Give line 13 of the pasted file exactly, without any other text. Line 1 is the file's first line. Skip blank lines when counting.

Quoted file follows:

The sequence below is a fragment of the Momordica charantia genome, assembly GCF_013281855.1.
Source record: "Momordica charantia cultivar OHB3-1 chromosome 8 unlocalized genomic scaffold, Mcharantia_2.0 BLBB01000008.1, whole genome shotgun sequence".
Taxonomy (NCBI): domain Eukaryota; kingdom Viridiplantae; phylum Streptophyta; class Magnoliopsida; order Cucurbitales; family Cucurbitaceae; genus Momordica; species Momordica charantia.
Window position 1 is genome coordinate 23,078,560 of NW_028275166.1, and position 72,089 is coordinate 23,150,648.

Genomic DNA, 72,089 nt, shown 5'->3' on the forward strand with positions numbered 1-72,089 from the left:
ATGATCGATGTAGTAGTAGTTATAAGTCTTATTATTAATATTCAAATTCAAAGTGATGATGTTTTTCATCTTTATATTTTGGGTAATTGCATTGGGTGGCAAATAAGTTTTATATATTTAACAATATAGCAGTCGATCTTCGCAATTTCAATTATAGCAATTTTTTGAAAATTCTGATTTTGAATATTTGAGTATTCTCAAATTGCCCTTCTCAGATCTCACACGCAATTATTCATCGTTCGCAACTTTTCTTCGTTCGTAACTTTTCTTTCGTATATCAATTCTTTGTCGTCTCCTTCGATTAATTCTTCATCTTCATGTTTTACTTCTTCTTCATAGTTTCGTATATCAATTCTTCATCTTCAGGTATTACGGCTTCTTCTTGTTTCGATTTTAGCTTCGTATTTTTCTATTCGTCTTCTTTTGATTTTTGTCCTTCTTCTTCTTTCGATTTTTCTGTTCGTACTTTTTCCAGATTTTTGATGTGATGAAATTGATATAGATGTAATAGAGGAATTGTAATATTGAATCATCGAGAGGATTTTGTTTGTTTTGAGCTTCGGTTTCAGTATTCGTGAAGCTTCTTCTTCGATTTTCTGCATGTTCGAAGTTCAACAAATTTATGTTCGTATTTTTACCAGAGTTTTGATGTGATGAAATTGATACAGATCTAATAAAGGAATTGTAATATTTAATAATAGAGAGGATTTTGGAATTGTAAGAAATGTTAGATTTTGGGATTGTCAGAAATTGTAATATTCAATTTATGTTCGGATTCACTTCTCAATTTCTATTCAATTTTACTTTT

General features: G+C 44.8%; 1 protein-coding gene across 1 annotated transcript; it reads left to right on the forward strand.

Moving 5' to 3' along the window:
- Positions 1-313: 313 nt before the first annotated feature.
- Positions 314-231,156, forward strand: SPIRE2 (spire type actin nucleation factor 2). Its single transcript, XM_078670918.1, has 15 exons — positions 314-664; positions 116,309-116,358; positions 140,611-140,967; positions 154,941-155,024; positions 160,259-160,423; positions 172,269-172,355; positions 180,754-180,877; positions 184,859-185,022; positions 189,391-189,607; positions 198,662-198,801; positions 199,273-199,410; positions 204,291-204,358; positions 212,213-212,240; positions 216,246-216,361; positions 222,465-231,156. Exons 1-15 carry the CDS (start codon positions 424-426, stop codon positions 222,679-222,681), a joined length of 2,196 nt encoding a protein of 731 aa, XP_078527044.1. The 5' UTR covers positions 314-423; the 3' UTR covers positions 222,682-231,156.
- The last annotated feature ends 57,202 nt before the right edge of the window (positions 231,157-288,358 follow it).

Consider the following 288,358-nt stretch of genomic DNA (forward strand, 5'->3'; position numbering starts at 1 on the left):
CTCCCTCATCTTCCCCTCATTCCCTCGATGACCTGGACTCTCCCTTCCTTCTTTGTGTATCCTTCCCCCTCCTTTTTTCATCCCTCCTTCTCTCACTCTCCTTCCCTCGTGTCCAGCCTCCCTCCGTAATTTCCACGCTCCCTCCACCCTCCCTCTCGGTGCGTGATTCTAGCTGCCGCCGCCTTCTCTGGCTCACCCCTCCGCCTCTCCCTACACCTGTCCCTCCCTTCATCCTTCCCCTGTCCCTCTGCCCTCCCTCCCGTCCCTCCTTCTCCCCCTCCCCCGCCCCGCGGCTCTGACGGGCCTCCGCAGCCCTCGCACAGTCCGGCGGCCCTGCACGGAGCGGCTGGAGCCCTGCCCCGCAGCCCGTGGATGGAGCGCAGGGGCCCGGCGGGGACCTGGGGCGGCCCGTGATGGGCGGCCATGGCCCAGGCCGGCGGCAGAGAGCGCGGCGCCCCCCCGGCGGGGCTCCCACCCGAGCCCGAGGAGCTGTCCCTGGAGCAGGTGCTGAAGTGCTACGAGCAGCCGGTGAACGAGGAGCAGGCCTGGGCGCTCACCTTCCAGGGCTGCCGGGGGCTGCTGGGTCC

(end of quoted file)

CTCCCTCATCTTCCCCTCATTCCCTCGATGACCTGGACTCTCCCTTCCTTCTTTGTGTATCCTTCCCCCTCCTTTTTTCATCCCTCCTTCTCTCACTCTCCTTCCCTCGTGTCCAGCCTCCCTCCGTAATTTCCACGCTCCCTCCACCCTCCCTCTCGGTGCGTGATTCTAGCTGCCGCCGCCTTCTCTGGCTCACCCCTCCGCCTCTCCCTACACCTGTCCCTCCCTTCATCCTTCCCCTGTCCCTCTGCCCTCCCTCCCGTCCCTCCTTCTCCCCCTCCCCCGCCCCGCGGCTCTGACGGGCCTCCGCAGCCCTCGCACAGTCCGGCGGCCCTGCACGGAGCGGCTGGAGCCCTGCCCCGCAGCCCGTGGATGGAGCGCAGGGGCCCGGCGGGGACCTGGGGCGGCCCGTGATGGGCGGCCATGGCCCAGGCCGGCGGCAGAGAGCGCGGCGCCCCCCCGGCGGGGCTCCCACCCGAGCCCGAGGAGCTGTCCCTGGAGCAGGTGCTGAAGTGCTACGAGCAGCCGGTGAACGAGGAGCAGGCCTGGGCGCTCACCTTCCAGGGCTGCCGGGGGCTGCTGGGTCC